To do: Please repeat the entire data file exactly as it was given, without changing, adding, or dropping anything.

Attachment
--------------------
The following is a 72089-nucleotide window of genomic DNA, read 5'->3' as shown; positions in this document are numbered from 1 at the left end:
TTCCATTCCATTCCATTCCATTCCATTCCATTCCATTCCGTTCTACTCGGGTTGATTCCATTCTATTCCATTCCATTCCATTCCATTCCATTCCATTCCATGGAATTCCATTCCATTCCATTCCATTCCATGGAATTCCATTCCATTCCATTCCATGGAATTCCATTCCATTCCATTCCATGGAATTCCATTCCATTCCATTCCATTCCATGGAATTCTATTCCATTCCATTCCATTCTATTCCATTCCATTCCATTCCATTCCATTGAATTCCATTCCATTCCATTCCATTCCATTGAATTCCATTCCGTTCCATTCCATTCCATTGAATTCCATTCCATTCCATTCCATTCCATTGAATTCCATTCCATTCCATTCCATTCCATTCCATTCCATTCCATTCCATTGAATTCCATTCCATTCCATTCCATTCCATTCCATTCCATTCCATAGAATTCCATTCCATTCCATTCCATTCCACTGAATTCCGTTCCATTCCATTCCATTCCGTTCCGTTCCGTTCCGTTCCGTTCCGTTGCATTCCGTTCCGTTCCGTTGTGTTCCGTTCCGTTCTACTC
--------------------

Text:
The following is a 72089-nucleotide window of genomic DNA, read 5'->3' as shown; positions in this document are numbered from 1 at the left end:
TTCCATTCCATTCCATTCCATTCCATTCCATTCCATTCCGTTCTACTCGGGTTGATTCCATTCTATTCCATTCCATTCCATTCCATTCCATTCCATTCCATGGAATTCCATTCCATTCCATTCCATTCCATGGAATTCCATTCCATTCCATTCCATGGAATTCCATTCCATTCCATTCCATGGAATTCCATTCCATTCCATTCCATTCCATGGAATTCTATTCCATTCCATTCCATTCTATTCCATTCCATTCCATTCCATTCCATTGAATTCCATTCCATTCCATTCCATTCCATTGAATTCCATTCCGTTCCATTCCATTCCATTGAATTCCATTCCATTCCATTCCATTCCATTGAATTCCATTCCATTCCATTCCATTCCATTCCATTCCATTCCATTCCATTGAATTCCATTCCATTCCATTCCATTCCATTCCATTCCATTCCATAGAATTCCATTCCATTCCATTCCATTCCACTGAATTCCGTTCCATTCCATTCCATTCCGTTCCGTTCCGTTCCGTTCCGTTCCGTTGCATTCCGTTCCGTTCCGTTGTGTTCCGTTCCGTTCTACTC